Thoughts That Come as I Read
Tribe: On Homegoing and Belonging
by Ed Chasteen
Reading Sebastain Junger’s 2016 book, Tribe: On Homegoing and Belonging, I remembered something from when I was a graduate student at the University of Texas in 1960 and assigned to interview survivors of a tornado. We discovered that in the aftermath of destruction, people came to the aid of others and felt a sense of community greater than before the disaster they shared.
This long ago memory surfaced when I read in Tribe that Benjamin Franklin and Thomas Paine, two of the first Americans, struggled to understand why some colonists abandoned their settlements to join Indian tribes and why some captives when rescued refused to leave their captors and why some rejoined their colony only to voluntarily return to the tribe.
While reading Tribe, my mind also went to that Amish farmer I met when on a bicycle ride in 2010 along a country road in rural Missouri. On a sawhorse-plywood table beneath a homemade awning in front of his house, he was, with his two young daughters, selling homemade jellies, jams and pastries. Do you ever go to the nearby town to sell your goods?” I asked. “We avoid your society as much as possible. He said. “Are we really two societies?” I asked. “We are.” He said..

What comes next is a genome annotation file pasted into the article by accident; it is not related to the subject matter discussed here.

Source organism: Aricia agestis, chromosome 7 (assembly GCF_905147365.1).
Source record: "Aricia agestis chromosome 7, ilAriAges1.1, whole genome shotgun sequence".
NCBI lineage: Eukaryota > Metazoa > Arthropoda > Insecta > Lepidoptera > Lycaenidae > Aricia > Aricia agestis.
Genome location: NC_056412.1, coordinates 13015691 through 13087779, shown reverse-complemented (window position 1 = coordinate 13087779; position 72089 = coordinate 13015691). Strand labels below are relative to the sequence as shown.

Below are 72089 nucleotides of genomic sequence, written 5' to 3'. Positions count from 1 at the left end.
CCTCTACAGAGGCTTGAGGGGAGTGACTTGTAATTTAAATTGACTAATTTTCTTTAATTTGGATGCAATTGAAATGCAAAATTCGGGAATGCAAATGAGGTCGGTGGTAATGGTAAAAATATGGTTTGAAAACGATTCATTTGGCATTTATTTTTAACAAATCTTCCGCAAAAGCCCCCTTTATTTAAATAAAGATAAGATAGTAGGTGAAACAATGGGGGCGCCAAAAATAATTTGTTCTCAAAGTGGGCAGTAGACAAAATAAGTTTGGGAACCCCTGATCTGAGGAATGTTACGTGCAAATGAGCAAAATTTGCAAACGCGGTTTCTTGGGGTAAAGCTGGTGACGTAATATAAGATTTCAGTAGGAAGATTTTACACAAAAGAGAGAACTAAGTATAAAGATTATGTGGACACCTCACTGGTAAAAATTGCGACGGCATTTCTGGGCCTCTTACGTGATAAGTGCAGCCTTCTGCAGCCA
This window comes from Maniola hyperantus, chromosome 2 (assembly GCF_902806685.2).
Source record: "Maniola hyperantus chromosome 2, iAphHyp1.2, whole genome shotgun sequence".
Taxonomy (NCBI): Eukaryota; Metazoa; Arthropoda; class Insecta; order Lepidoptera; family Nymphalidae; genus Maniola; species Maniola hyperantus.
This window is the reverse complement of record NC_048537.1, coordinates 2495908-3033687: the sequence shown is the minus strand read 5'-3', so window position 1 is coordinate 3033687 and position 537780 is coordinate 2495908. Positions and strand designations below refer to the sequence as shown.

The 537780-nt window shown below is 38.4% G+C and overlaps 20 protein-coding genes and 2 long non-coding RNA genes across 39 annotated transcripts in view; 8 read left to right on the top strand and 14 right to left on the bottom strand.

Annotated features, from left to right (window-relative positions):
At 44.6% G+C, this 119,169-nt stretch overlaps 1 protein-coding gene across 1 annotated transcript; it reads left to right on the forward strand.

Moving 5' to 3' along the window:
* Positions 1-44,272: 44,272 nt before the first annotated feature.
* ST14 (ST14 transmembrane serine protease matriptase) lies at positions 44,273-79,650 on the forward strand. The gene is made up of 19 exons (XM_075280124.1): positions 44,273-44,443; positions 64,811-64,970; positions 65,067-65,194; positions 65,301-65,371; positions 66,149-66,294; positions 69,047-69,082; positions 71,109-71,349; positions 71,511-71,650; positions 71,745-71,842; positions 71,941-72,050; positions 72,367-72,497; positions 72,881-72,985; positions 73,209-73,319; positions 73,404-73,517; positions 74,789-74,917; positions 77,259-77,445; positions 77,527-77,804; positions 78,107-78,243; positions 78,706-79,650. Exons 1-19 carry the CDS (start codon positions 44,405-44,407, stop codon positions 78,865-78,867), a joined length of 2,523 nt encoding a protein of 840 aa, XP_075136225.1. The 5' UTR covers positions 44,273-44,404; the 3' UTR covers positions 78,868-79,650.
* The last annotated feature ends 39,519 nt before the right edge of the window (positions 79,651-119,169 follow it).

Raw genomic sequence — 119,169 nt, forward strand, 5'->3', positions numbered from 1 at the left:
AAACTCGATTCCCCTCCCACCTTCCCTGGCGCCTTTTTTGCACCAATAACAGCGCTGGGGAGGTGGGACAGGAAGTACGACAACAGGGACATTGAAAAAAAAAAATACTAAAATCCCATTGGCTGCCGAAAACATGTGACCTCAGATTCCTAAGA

So, too, Junger shows, do returning veterans from America’s recent wars return to a second society markedly different from the military, with its clear purpose, strict discipline and small group cohesion. Post Traumatic Stress Disorder may thus be seen as an indictment of this second society, almost totally removed from the values and lifestyles of the first. With this second society invested hardly at all in an all voluntary military, those returning are coming back to an alien society.
In concluding Tribe, Junger says, “If contemporary Ameica doesn’t develop ways to publicly confront the emotional consequences of war, those consequences will continue to burn a hole through the vets themselves.” (p. 122)